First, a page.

Progression to supervisory positions is possible with experience.

By the numbers

Quick look

230

employed in 2016

95.7%

employed full-time

10.9%

self employed

4.3%
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95.7%
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41.4

median age

Compared to: All Trades and Transportation

57,925

employed in 2016

85.9%

employed full-time

11.8%

self employed

5.3%
Icons/female Created with Sketch.
94.7%
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46.8

median age

Where will I likely work?

37.8%

Halifax

26.7%

Southern

15.6%

North Shore

15.6%

Annapolis Valley

4.4%

Cape Breton

Compared to: All NS Occupations

47.0%

Halifax

15.6%

North Shore

12.9%

Annapolis Valley

12.7%

Cape Breton

11.8%

Southern

Top Industries of Employment

33.3%

Retail trade

19.4%

Other services (except public administration)

19.4%

Manufacturing

13.9%

Transportation and warehousing

13.9%

Wholesale trade

What is the age of Employment?

31.0%

25-34

20.0%

35-44

18.0%

45-54

16.0%

55-64

11.0%

15-24

4.0%

65+

Compared to: All Trades and Transportation

24.4%

45-54

22.1%

55-64

17.7%

35-44

17.7%

25-34

10.9%

15-24

Top levels of education

40.4%

Trades certificate

$46,911 median annual income
31.9%

College certificate or diploma

$40,560 median annual income
17.0%

High school

$38,501 median annual income
8.5%

Less than high school

N/A

Compared to: All Trades and Transportation

29.2%

Trades certificate

$46,494 median annual income
25.5%

High school

$31,260 median annual income
22.3%

College certificate or diploma

$42,050 median annual income
18.7%

Less than high school

$28,319 median annual income
2.8%

Bachelor's degree

$30,527 median annual income

Education & training

Adult high school/secondary diploma programs

This program is typically offered at the high school level.

The Nova Scotia School for Adult Learning (NSSAL) administers, coordinates, and supports the development and delivery of adult education programs through learning partners in Nova Scotia. Our learning partners include the Nova Scotia Community College, Adult High Schools, Université Sainte-Anne, and community-based learning organizations that offer tuition-free programming across the province. NSSAL offers clear, accessible pathways from adult basic education to a high school credential or GED, empowering Nova Scotians to achieve their learning and employment goals.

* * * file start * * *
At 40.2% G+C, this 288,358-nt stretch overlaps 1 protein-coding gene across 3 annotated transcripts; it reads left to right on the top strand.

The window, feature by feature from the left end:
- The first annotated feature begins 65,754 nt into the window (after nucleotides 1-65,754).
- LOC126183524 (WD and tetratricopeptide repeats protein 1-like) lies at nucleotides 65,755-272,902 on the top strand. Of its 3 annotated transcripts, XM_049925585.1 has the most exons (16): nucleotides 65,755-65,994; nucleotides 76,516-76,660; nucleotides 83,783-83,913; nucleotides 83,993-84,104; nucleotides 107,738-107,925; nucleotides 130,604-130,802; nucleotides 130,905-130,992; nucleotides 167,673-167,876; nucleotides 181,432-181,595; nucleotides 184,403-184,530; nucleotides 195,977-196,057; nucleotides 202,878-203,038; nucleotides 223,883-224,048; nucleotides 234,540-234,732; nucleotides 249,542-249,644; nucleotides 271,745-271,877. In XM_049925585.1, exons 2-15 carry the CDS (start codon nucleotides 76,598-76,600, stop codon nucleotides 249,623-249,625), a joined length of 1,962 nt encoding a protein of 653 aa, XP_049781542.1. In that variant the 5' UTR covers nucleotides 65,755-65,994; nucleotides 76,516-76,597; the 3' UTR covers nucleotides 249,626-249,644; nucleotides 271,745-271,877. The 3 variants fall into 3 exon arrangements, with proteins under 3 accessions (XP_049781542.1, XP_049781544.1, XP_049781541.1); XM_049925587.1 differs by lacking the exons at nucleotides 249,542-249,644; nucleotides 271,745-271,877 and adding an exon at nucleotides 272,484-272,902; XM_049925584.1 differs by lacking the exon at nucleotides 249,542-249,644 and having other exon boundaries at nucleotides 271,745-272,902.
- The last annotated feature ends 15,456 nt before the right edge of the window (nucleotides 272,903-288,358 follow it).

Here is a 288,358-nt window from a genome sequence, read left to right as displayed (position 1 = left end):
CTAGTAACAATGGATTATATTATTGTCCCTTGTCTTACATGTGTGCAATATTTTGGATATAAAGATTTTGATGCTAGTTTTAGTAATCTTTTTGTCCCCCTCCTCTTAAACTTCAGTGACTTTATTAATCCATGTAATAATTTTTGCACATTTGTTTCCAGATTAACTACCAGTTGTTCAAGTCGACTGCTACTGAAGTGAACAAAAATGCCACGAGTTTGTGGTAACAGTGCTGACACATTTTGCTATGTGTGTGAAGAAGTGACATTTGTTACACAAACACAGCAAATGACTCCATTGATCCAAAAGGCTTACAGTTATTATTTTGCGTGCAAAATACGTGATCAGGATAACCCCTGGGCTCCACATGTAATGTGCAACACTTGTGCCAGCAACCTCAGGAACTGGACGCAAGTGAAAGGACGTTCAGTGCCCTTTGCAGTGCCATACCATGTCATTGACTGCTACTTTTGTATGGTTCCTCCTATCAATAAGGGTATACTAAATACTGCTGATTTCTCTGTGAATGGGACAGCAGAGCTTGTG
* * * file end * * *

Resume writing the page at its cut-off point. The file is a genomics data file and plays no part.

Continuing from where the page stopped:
Institutions providing this program

Universite Sainte-Anne

Siège Social: 1695, Route 1

Pointe-de-l'Église, NS B0W 1M0

(902) 769-2114

Nova Scotia Community College - Adult Learning

PO Box 220

Halifax, NS B3J 2M4

(866) 679-6722

Adult High Schools

Various, NS

Community Learning Organizations

Various, NS

Motorcycle maintenance and repair technology/technician

This program is typically offered at the trades/college level.

This instructional program class includes any program that prepares individuals to apply technical knowledge and skills to repair, service, and maintain motorcycles and other similar powered vehicles. These programs include courses in lubrication and cooling systems, electrical and ignition systems, carburetion, fuel systems and adjustments of moving parts.

Institutions providing this program

Nova Scotia Community College - Marconi Campus

PO Box 1042, 1240 Grand Lake Road

Sydney, NS B1P 6J7

(902) 563-2450

Apprenticeship Training

Department of Labour and Advanced Education 2021 Brunswick Street, PO Box 578

Halifax, NS B3J 2S9

(800) 494-5651

Employment requirements & contacts

Regulations

Motorcycle Mechanic

Certificate of Qualification (Voluntary): This job is a designated trade in Nova Scotia. Employers may require certification, however; a certificate is not needed to legally work in this job.

Regulating body:
Nova Scotia Apprenticeship Agency
2021 Brunswick Street, PO Box 578
Halifax, NS B3J 2S9
(800) 494-5651
(902) 424-0717

Contacts

Red Seal
c/o Nova Scotia Apprenticeship Agency PO Box 578
Halifax, B3J 2S9
Tel: (902) 424-5651
Fax: (902) 424-0717

Job postings

There are currently no job postings for this occupation.